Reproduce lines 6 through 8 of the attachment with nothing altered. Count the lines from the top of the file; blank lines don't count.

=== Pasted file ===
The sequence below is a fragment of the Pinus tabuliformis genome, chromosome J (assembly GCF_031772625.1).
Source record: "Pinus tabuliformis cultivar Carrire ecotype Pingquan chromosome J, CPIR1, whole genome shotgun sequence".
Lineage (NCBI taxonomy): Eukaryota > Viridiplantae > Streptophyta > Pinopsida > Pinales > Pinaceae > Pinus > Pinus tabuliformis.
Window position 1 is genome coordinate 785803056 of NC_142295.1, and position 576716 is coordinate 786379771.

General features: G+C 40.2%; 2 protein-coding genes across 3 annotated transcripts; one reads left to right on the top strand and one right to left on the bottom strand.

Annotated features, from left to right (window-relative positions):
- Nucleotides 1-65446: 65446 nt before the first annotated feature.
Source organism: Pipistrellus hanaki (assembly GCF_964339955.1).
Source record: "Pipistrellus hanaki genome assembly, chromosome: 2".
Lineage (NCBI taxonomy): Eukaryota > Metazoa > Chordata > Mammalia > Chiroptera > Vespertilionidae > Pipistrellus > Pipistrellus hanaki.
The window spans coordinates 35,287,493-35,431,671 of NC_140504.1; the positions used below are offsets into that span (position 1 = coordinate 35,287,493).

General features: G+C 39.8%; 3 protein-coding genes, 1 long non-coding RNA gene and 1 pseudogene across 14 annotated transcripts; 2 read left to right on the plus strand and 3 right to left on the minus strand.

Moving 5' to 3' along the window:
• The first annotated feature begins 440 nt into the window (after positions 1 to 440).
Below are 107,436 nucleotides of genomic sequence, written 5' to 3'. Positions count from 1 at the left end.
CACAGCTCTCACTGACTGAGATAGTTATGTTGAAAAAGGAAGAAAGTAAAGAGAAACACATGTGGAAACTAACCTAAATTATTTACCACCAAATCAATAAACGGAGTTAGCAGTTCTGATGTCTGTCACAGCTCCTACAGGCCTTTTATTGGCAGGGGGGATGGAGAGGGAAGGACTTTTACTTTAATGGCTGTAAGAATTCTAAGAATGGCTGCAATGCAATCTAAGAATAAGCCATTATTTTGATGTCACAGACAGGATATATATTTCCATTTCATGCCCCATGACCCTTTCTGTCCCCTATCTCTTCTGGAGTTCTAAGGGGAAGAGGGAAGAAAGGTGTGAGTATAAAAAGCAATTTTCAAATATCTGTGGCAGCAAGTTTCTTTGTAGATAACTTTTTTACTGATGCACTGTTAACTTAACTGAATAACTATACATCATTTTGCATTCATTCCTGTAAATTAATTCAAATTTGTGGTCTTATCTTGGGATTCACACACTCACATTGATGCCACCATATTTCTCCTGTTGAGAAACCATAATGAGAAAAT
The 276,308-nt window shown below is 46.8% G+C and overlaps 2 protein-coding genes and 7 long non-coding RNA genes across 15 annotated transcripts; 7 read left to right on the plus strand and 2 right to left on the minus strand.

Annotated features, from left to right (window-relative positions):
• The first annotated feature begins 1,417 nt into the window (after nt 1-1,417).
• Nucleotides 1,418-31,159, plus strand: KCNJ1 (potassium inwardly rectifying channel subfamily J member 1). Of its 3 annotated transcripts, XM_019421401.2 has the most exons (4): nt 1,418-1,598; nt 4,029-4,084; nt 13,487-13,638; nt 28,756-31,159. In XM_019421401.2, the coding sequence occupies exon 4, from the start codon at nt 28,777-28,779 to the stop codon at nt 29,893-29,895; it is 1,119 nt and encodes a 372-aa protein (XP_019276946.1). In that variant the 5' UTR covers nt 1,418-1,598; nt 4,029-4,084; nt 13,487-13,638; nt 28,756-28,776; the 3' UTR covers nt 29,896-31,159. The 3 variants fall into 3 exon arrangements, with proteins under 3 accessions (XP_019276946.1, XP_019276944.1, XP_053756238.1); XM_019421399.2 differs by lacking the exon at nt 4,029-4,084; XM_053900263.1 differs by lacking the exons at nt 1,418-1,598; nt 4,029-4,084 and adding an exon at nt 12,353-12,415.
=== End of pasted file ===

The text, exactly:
Annotated features, from left to right (window-relative positions):
- Nucleotides 1-65446: 65446 nt before the first annotated feature.
Source organism: Pipistrellus hanaki (assembly GCF_964339955.1).